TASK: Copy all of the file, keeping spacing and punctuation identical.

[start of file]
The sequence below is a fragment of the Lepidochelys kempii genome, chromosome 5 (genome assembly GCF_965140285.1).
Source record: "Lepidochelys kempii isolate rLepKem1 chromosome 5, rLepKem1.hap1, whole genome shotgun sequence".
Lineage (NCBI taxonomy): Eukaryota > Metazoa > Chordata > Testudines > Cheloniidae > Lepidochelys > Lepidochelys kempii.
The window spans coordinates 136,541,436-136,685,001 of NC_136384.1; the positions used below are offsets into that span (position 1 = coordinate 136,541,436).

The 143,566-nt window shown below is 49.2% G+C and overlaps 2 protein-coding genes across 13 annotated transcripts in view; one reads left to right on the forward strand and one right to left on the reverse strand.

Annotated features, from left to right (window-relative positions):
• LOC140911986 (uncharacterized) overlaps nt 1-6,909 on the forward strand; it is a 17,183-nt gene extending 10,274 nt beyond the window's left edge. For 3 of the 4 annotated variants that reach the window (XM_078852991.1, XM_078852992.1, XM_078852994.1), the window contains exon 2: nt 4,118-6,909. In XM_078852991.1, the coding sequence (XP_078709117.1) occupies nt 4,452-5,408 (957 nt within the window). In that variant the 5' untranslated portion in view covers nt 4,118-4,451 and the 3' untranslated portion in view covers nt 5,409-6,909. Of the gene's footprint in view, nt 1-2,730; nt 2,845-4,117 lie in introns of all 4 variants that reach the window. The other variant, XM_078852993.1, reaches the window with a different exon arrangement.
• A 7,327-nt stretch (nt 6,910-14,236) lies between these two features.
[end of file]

The sequence below is a fragment of the Lepidochelys kempii genome, chromosome 5 (genome assembly GCF_965140285.1).
Source record: "Lepidochelys kempii isolate rLepKem1 chromosome 5, rLepKem1.hap1, whole genome shotgun sequence".
Lineage (NCBI taxonomy): Eukaryota > Metazoa > Chordata > Testudines > Cheloniidae > Lepidochelys > Lepidochelys kempii.
The window spans coordinates 136,541,436-136,685,001 of NC_136384.1; the positions used below are offsets into that span (position 1 = coordinate 136,541,436).

The 143,566-nt window shown below is 49.2% G+C and overlaps 2 protein-coding genes across 13 annotated transcripts in view; one reads left to right on the forward strand and one right to left on the reverse strand.

Annotated features, from left to right (window-relative positions):
• LOC140911986 (uncharacterized) overlaps nt 1-6,909 on the forward strand; it is a 17,183-nt gene extending 10,274 nt beyond the window's left edge. For 3 of the 4 annotated variants that reach the window (XM_078852991.1, XM_078852992.1, XM_078852994.1), the window contains exon 2: nt 4,118-6,909. In XM_078852991.1, the coding sequence (XP_078709117.1) occupies nt 4,452-5,408 (957 nt within the window). In that variant the 5' untranslated portion in view covers nt 4,118-4,451 and the 3' untranslated portion in view covers nt 5,409-6,909. Of the gene's footprint in view, nt 1-2,730; nt 2,845-4,117 lie in introns of all 4 variants that reach the window. The other variant, XM_078852993.1, reaches the window with a different exon arrangement.
• A 7,327-nt stretch (nt 6,910-14,236) lies between these two features.